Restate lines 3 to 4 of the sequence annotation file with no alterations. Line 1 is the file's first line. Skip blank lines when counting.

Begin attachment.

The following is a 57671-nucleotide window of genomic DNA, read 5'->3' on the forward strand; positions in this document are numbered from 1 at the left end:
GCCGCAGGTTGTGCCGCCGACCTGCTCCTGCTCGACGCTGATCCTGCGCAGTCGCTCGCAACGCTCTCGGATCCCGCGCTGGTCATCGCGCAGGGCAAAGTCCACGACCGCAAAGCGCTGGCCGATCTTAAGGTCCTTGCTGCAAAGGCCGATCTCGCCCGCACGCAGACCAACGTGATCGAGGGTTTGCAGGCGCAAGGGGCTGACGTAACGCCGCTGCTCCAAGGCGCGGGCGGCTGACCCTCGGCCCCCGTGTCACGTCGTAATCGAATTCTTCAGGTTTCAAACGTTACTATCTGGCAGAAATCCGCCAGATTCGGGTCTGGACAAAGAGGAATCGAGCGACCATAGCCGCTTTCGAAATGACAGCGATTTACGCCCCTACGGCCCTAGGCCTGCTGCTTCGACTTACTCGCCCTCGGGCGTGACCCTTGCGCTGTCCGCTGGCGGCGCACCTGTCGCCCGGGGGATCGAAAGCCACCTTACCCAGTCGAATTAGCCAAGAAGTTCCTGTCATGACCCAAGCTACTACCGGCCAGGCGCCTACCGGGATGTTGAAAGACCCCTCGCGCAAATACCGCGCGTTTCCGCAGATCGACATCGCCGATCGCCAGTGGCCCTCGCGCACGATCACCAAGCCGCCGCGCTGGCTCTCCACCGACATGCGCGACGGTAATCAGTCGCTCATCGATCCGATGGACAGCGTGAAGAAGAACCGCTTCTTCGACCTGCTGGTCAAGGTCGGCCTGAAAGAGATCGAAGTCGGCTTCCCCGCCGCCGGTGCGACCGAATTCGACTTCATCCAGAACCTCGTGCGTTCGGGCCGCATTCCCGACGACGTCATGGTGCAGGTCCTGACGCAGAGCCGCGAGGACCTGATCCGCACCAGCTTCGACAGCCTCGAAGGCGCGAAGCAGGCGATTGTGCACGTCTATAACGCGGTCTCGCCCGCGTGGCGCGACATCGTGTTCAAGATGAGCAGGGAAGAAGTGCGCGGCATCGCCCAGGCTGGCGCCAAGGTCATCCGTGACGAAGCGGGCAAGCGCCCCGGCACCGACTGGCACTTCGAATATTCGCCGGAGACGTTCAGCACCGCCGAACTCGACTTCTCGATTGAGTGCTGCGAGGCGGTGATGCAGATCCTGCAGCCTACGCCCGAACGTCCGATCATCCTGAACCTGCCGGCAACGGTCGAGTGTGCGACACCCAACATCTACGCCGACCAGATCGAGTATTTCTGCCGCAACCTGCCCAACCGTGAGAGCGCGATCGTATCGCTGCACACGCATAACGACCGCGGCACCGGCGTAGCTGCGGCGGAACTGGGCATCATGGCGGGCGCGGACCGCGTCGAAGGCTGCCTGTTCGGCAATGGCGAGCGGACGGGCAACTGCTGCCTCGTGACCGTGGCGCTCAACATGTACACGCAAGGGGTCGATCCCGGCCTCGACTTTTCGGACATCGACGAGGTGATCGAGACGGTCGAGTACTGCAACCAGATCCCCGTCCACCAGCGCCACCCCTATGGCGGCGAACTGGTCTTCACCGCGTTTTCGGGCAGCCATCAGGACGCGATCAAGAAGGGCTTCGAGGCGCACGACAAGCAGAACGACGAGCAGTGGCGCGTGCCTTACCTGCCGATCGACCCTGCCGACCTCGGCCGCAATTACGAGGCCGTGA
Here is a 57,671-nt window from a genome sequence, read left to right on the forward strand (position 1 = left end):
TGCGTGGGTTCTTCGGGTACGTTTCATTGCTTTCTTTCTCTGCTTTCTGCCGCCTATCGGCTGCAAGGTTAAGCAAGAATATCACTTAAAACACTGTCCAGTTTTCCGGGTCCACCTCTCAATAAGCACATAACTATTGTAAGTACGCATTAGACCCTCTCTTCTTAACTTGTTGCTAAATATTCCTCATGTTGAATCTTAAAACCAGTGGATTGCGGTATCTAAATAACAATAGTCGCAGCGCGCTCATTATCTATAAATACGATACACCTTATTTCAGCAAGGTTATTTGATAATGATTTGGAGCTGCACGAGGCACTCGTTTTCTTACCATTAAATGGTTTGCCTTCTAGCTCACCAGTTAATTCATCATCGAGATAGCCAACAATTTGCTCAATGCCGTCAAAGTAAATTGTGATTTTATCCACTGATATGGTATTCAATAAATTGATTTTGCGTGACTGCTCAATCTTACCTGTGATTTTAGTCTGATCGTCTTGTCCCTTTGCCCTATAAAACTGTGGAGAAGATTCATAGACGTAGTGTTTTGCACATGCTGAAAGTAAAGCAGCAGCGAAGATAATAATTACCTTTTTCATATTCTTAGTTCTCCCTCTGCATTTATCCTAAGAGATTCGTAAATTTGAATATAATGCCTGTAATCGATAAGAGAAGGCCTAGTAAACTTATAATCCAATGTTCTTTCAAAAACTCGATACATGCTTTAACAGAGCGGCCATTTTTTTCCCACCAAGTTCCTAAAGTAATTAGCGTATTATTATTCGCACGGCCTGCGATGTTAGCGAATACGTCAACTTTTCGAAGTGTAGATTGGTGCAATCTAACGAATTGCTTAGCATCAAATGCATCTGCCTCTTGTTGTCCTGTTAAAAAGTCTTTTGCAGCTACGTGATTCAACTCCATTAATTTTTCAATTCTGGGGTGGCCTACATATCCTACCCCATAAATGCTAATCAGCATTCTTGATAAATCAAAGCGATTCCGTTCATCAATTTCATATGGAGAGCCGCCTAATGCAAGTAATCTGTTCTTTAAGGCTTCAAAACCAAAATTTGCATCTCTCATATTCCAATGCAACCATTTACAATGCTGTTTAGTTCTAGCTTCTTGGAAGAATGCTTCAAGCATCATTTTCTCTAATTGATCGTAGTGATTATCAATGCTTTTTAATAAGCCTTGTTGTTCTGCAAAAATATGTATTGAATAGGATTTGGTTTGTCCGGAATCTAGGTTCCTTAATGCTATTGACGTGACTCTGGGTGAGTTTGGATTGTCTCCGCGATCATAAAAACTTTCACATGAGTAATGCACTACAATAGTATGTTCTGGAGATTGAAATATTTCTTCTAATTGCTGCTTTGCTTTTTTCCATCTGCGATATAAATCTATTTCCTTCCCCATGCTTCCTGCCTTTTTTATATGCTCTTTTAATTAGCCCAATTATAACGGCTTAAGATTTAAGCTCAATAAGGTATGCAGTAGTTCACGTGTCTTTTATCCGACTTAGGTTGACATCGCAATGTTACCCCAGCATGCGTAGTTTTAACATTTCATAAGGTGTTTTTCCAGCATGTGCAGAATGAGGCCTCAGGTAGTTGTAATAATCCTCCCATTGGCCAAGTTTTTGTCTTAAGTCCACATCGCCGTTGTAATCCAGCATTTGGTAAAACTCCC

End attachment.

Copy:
Here is a 57,671-nt window from a genome sequence, read left to right on the forward strand (position 1 = left end):
TGCGTGGGTTCTTCGGGTACGTTTCATTGCTTTCTTTCTCTGCTTTCTGCCGCCTATCGGCTGCAAGGTTAAGCAAGAATATCACTTAAAACACTGTCCAGTTTTCCGGGTCCACCTCTCAATAAGCACATAACTATTGTAAGTACGCATTAGACCCTCTCTTCTTAACTTGTTGCTAAATATTCCTCATGTTGAATCTTAAAACCAGTGGATTGCGGTATCTAAATAACAATAGTCGCAGCGCGCTCATTATCTATAAATACGATACACCTTATTTCAGCAAGGTTATTTGATAATGATTTGGAGCTGCACGAGGCACTCGTTTTCTTACCATTAAATGGTTTGCCTTCTAGCTCACCAGTTAATTCATCATCGAGATAGCCAACAATTTGCTCAATGCCGTCAAAGTAAATTGTGATTTTATCCACTGATATGGTATTCAATAAATTGATTTTGCGTGACTGCTCAATCTTACCTGTGATTTTAGTCTGATCGTCTTGTCCCTTTGCCCTATAAAACTGTGGAGAAGATTCATAGACGTAGTGTTTTGCACATGCTGAAAGTAAAGCAGCAGCGAAGATAATAATTACCTTTTTCATATTCTTAGTTCTCCCTCTGCATTTATCCTAAGAGATTCGTAAATTTGAATATAATGCCTGTAATCGATAAGAGAAGGCCTAGTAAACTTATAATCCAATGTTCTTTCAAAAACTCGATACATGCTTTAACAGAGCGGCCATTTTTTTCCCACCAAGTTCCTAAAGTAATTAGCGTATTATTATTCGCACGGCCTGCGATGTTAGCGAATACGTCAACTTTTCGAAGTGTAGATTGGTGCAATCTAACGAATTGCTTAGCATCAAATGCATCTGCCTCTTGTTGTCCTGTTAAAAAGTCTTTTGCAGCTACGTGATTCAACTCCATTAATTTTTCAATTCTGGGGTGGCCTACATATCCTACCCCATAAATGCTAATCAGCATTCTTGATAAATCAAAGCGATTCCGTTCATCAATTTCATATGGAGAGCCGCCTAATGCAAGTAATCTGTTCTTTAAGGCTTCAAAACCAAAATTTGCATCTCTCATATTCCAATGCAACCATTTACAATGCTGTTTAGTTCTAGCTTCTTGGAAGAATGCTTCAAGCATCATTTTCTCTAATTGATCGTAGTGATTATCAATGCTTTTTAATAAGCCTTGTTGTTCTGCAAAAATATGTATTGAATAGGATTTGGTTTGTCCGGAATCTAGGTTCCTTAATGCTATTGACGTGACTCTGGGTGAGTTTGGATTGTCTCCGCGATCATAAAAACTTTCACATGAGTAATGCACTACAATAGTATGTTCTGGAGATTGAAATATTTCTTCTAATTGCTGCTTTGCTTTTTTCCATCTGCGATATAAATCTATTTCCTTCCCCATGCTTCCTGCCTTTTTTATATGCTCTTTTAATTAGCCCAATTATAACGGCTTAAGATTTAAGCTCAATAAGGTATGCAGTAGTTCACGTGTCTTTTATCCGACTTAGGTTGACATCGCAATGTTACCCCAGCATGCGTAGTTTTAACATTTCATAAGGTGTTTTTCCAGCATGTGCAGAATGAGGCCTCAGGTAGTTGTAATAATCCTCCCATTGGCCAAGTTTTTGTCTTAAGTCCACATCGCCGTTGTAATCCAGCATTTGGTAAAACTCCC